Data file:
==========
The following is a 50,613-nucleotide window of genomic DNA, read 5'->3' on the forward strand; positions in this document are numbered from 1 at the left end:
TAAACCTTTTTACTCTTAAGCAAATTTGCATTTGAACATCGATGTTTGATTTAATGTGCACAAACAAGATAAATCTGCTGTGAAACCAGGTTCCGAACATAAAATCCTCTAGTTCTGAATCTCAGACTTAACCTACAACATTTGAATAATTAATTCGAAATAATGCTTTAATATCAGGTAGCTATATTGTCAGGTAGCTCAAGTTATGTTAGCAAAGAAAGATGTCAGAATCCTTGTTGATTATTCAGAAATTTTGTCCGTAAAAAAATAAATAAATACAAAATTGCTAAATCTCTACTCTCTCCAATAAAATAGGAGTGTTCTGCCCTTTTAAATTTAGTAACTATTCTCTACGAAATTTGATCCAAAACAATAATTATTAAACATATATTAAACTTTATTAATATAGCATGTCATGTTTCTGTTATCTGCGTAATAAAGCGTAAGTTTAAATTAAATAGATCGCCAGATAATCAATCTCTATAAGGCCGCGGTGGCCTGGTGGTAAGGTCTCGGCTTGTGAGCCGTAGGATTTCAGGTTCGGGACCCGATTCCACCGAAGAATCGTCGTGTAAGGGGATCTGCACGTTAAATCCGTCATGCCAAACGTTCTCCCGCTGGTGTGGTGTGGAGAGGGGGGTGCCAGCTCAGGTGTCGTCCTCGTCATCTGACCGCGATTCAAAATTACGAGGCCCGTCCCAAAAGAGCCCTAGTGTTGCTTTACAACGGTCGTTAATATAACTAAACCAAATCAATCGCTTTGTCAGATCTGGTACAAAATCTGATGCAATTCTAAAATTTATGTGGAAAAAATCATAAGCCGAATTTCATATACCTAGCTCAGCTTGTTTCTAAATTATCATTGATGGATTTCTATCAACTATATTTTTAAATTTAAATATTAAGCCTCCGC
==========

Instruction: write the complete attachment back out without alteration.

The following is a 50,613-nucleotide window of genomic DNA, read 5'->3' on the forward strand; positions in this document are numbered from 1 at the left end:
TAAACCTTTTTACTCTTAAGCAAATTTGCATTTGAACATCGATGTTTGATTTAATGTGCACAAACAAGATAAATCTGCTGTGAAACCAGGTTCCGAACATAAAATCCTCTAGTTCTGAATCTCAGACTTAACCTACAACATTTGAATAATTAATTCGAAATAATGCTTTAATATCAGGTAGCTATATTGTCAGGTAGCTCAAGTTATGTTAGCAAAGAAAGATGTCAGAATCCTTGTTGATTATTCAGAAATTTTGTCCGTAAAAAAATAAATAAATACAAAATTGCTAAATCTCTACTCTCTCCAATAAAATAGGAGTGTTCTGCCCTTTTAAATTTAGTAACTATTCTCTACGAAATTTGATCCAAAACAATAATTATTAAACATATATTAAACTTTATTAATATAGCATGTCATGTTTCTGTTATCTGCGTAATAAAGCGTAAGTTTAAATTAAATAGATCGCCAGATAATCAATCTCTATAAGGCCGCGGTGGCCTGGTGGTAAGGTCTCGGCTTGTGAGCCGTAGGATTTCAGGTTCGGGACCCGATTCCACCGAAGAATCGTCGTGTAAGGGGATCTGCACGTTAAATCCGTCATGCCAAACGTTCTCCCGCTGGTGTGGTGTGGAGAGGGGGGTGCCAGCTCAGGTGTCGTCCTCGTCATCTGACCGCGATTCAAAATTACGAGGCCCGTCCCAAAAGAGCCCTAGTGTTGCTTTACAACGGTCGTTAATATAACTAAACCAAATCAATCGCTTTGTCAGATCTGGTACAAAATCTGATGCAATTCTAAAATTTATGTGGAAAAAATCATAAGCCGAATTTCATATACCTAGCTCAGCTTGTTTCTAAATTATCATTGATGGATTTCTATCAACTATATTTTTAAATTTAAATATTAAGCCTCCGC